Serving Mid, Western and Northern Michigan,
Kalamazoo, Lansing, Grand Rapids, Traverse City
Monday, June 3rd, 2019 by Amanda Waldmann
Your crawl space is probably the last thing you want to spend money on. It’s too small to be used as living space, and many times too small to even be used as storage space or...for anything at all, really. It’s always more appealing to spend your money on improving the parts of your home you can actually see and use.
But, like it or not, keeping your crawl space in shape is as important as any other part of home maintenance, and can even save you on other home costs in the long run. Let’s talk about how.
The stack effect (basically, cold air is pulled from the crawl space and rises up through the home as it warms, exiting through the attic) means that much of your home’s air enters through the crawl space. If your crawl space is an open dirt floor, has water problems, or has vents, that means that the air circulating in your home carries dirt and water with it.
This can lead to excess dust throughout your home and in your air ducts, not to mention a constant stale and/or musty smell that you can’t get rid of, no matter how many Glade plug-ins you install.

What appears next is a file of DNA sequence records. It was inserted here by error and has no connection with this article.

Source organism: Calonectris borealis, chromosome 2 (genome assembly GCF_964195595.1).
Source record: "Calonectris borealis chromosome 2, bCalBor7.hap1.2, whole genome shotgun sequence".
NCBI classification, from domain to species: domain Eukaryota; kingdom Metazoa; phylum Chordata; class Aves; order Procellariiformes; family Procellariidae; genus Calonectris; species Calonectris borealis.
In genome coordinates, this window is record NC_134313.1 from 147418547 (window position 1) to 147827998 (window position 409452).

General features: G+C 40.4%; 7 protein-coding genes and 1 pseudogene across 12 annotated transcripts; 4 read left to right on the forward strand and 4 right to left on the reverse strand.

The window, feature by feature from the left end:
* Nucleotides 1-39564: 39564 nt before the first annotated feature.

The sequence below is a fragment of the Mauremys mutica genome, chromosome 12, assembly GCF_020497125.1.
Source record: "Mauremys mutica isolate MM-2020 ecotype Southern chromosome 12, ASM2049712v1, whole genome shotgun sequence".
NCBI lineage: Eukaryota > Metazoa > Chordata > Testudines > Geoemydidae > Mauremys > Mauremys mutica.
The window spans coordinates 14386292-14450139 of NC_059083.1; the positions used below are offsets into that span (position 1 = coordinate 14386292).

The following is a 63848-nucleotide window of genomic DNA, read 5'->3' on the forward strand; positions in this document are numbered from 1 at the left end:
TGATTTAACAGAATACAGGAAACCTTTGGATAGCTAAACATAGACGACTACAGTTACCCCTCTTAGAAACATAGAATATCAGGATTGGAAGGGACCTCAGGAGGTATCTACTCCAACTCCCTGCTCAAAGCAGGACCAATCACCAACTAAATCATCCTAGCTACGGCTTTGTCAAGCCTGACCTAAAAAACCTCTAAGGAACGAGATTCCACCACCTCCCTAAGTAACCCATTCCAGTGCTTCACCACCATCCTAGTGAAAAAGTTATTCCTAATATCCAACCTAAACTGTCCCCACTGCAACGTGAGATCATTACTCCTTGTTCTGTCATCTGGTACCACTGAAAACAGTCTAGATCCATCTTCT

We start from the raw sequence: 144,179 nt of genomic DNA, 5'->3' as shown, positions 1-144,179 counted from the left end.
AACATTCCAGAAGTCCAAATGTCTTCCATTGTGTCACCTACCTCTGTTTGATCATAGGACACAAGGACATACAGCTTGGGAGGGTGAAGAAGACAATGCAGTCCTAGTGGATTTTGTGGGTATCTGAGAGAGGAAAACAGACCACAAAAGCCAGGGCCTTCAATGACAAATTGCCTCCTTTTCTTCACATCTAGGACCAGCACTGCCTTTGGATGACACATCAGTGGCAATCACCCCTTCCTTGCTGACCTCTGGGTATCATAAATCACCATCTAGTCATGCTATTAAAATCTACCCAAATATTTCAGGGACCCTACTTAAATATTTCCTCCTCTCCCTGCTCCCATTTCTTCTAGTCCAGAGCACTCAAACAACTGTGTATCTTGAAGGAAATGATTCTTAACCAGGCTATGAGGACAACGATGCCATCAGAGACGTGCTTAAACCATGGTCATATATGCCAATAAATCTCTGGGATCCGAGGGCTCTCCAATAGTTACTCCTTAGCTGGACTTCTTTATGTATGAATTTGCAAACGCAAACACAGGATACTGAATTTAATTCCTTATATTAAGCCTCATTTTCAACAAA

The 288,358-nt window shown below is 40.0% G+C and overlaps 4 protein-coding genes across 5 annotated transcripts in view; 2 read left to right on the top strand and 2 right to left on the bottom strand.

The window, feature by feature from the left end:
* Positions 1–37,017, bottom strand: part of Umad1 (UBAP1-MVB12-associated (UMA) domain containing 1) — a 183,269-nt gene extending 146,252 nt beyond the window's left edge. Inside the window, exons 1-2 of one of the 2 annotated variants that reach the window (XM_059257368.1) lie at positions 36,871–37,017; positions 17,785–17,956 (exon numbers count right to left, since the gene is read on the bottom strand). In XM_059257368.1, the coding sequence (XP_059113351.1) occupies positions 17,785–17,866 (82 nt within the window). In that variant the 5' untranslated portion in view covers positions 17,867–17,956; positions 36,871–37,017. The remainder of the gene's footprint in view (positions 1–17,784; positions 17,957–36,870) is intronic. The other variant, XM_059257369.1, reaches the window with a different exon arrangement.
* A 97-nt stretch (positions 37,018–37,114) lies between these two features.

If your crawl space develops a mold problem - which, if you have moisture, it probably will - you risk mold spreading throughout your home in addition to the dirt and dust. Mold remediation can be time consuming, expensive, and doesn’t always work. You also risk ruining possessions.
Down in your crawl space, mold can actually affect the structural integrity of your home. Since mold needs water and organic material in order to grow and thrive, the wood joists that make up the ceiling of the crawl space/floor of your home are a perfect host. Over time, mold and water will actually break down the joists until they’re incapable of supporting the weight of the house.
Imagine the cost of running your A/C all summer with the windows open. It seems silly, because you’d never do that, right? But it’s not very different from having a crawl space that has gaps around the ceiling or even vents installed based on outdated building code. Some of your conditioned (heated or cooled) air will escape via the crawl space instead of remaining in your home, which makes your HVAC system work harder for the same results. This results in more wear on the HVAC and higher energy bills year round.
If you encapsulate and insulate your crawl space, you’re protecting it from dirt and moisture. But you’re also protecting the home above it from the same. This results in cleaner air, lower energy bills, and a healthy, happy home. Above all else, encapsulation gives you the gift of time. You’ll spend less time cleaning, less time worrying, and more time with your family.